The PAF team has created age-appropriate resources that can be implemented with other activities at Safety Day events. The program aims to help young participants understand stress and their emotions, make the connection between mental and physical health, break the stigma around mental health and identify coping strategies. Participants are sent home with additional resources.

Safety Day activities include kids making their own stress ball, keeping a diary and seeing how many balls each child can juggle. Balloons represent stressors. “It’s not that hard with one or two, but very hard with three or four,” Davidson said. “Our takeaway is that there’s nothing wrong with asking for help. Children are visual, so it helps bring them to life.”

What can parents do?

Davidson recommends these easy-to-implement strategies for parents:

Role modeling: She says the most important thing parents can do is model good behavior when it comes to looking after their own mental health. When kids see their parents taking care of themselves, adopting coping strategies like journaling or yoga, being kind, taking breaks from social media and technology, asking for help, and sharing their stories , it encourages them to do the same. “I hope we can take better care of our own mental health and that the young people around us who look up to us will too,” she says.

Peach and stone: Every day, all family members can share the best (fishing) and worst (core) moments of their day. She says actively listening to your children’s responses and openly sharing yours will help build trust and open the lines of communication.

9 Vital Minutes: The most important minutes of the day for children are the three minutes when they first wake up, the three minutes when they get home from school, and the three minutes just before bedtime. “Ask them questions, be there for them, and just be present,” Davidson says.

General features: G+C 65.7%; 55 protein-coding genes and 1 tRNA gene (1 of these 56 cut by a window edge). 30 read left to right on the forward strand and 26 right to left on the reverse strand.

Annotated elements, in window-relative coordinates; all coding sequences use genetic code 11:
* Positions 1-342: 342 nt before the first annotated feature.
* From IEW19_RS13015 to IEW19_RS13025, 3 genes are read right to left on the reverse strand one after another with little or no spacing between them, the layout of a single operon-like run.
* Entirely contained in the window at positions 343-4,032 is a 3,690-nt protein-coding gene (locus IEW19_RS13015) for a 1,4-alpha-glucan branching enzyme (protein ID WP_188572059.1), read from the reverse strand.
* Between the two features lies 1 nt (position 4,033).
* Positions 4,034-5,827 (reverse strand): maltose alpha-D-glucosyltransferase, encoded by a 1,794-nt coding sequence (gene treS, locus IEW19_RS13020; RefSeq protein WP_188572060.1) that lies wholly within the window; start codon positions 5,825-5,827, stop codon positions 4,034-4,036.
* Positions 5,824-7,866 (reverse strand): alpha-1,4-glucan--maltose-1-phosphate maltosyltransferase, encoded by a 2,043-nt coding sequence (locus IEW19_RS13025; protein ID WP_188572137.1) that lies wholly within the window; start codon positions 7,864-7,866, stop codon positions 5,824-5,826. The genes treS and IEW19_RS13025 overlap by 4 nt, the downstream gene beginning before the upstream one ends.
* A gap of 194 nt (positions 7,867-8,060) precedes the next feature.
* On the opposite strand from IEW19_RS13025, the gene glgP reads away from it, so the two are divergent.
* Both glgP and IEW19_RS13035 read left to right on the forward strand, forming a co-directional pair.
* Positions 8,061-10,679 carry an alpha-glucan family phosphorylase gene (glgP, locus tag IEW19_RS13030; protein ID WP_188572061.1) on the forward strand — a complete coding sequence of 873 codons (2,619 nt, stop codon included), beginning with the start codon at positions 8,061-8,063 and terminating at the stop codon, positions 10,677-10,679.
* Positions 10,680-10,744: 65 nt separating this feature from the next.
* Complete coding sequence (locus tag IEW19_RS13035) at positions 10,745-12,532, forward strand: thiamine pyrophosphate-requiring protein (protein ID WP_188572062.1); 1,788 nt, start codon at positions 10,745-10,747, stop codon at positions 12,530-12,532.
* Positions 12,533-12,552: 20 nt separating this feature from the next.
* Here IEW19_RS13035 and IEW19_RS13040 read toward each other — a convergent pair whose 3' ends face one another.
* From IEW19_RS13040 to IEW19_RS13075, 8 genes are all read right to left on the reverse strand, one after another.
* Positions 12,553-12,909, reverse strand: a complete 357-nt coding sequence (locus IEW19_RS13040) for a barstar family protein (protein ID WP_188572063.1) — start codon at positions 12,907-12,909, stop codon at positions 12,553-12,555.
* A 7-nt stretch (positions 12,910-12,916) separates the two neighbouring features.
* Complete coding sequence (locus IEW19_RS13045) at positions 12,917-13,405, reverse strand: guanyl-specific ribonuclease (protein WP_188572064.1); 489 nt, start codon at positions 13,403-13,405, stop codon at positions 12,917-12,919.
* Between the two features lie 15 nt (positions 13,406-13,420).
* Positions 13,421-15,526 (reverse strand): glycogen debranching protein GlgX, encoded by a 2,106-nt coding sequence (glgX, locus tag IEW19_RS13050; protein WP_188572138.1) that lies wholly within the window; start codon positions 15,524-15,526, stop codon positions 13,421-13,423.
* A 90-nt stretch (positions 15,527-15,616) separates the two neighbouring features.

Watch out for social media: Social media means that children today can be bullied beyond the school halls. Every time they look at their cell phones or computers, they may face a bully or at least added pressure to look and act a certain way. Limiting phone use before bed is key, Davidson says. “Remember those vital nine minutes,” she says. “If social media is their last three minutes before bed and there’s bullying or unrealistic expectations, it can be hard to fall asleep after that.”

Rudolphi agrees with these strategies. “We found a significant correlation between parental and adolescent health. This shows that we need parents to model health coping strategies, including self-care and other valuable coping strategies. “, she says. “I think we can all recognize the mental health crisis we are seeing in young people, so it’s so important to have programs like what PAF is developing.”

Organize a safety day

Progressive Agriculture Safety Days are one-day events that teach school-aged children lessons that can help keep them safe on the farm. Events can take place in schools or elsewhere in the community, and can be private or public. Participants are divided into small groups, which rotate between stations where they participate in different lessons and activities.

In addition to mental health, topics include ATV safety, first aid, animal safety, PTO safety, hidden hazards and tractor safety. Learn more about the project and sign up to volunteer or host your own Safety Day.